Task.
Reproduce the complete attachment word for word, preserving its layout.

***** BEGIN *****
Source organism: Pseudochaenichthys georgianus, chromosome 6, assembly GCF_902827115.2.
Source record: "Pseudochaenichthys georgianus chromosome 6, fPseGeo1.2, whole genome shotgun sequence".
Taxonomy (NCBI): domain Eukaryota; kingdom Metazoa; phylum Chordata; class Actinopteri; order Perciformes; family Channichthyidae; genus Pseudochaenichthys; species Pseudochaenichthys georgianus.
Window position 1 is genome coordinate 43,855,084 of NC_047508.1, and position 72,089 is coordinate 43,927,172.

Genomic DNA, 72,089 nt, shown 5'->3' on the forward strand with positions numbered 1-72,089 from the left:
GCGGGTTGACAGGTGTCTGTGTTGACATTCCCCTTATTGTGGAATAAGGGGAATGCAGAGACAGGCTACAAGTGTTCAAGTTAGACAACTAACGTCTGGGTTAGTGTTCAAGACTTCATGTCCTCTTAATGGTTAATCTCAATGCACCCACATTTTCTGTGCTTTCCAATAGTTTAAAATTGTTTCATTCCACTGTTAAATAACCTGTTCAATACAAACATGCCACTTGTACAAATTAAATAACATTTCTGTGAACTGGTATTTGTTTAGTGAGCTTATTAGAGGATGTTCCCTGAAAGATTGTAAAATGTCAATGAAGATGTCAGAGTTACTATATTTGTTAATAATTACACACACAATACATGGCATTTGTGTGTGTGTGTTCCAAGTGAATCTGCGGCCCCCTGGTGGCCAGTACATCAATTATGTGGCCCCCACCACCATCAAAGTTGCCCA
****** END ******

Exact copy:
Source organism: Pseudochaenichthys georgianus, chromosome 6, assembly GCF_902827115.2.
Source record: "Pseudochaenichthys georgianus chromosome 6, fPseGeo1.2, whole genome shotgun sequence".
Taxonomy (NCBI): domain Eukaryota; kingdom Metazoa; phylum Chordata; class Actinopteri; order Perciformes; family Channichthyidae; genus Pseudochaenichthys; species Pseudochaenichthys georgianus.
Window position 1 is genome coordinate 43,855,084 of NC_047508.1, and position 72,089 is coordinate 43,927,172.

Genomic DNA, 72,089 nt, shown 5'->3' on the forward strand with positions numbered 1-72,089 from the left:
GCGGGTTGACAGGTGTCTGTGTTGACATTCCCCTTATTGTGGAATAAGGGGAATGCAGAGACAGGCTACAAGTGTTCAAGTTAGACAACTAACGTCTGGGTTAGTGTTCAAGACTTCATGTCCTCTTAATGGTTAATCTCAATGCACCCACATTTTCTGTGCTTTCCAATAGTTTAAAATTGTTTCATTCCACTGTTAAATAACCTGTTCAATACAAACATGCCACTTGTACAAATTAAATAACATTTCTGTGAACTGGTATTTGTTTAGTGAGCTTATTAGAGGATGTTCCCTGAAAGATTGTAAAATGTCAATGAAGATGTCAGAGTTACTATATTTGTTAATAATTACACACACAATACATGGCATTTGTGTGTGTGTGTTCCAAGTGAATCTGCGGCCCCCTGGTGGCCAGTACATCAATTATGTGGCCCCCACCACCATCAAAGTTGCCCA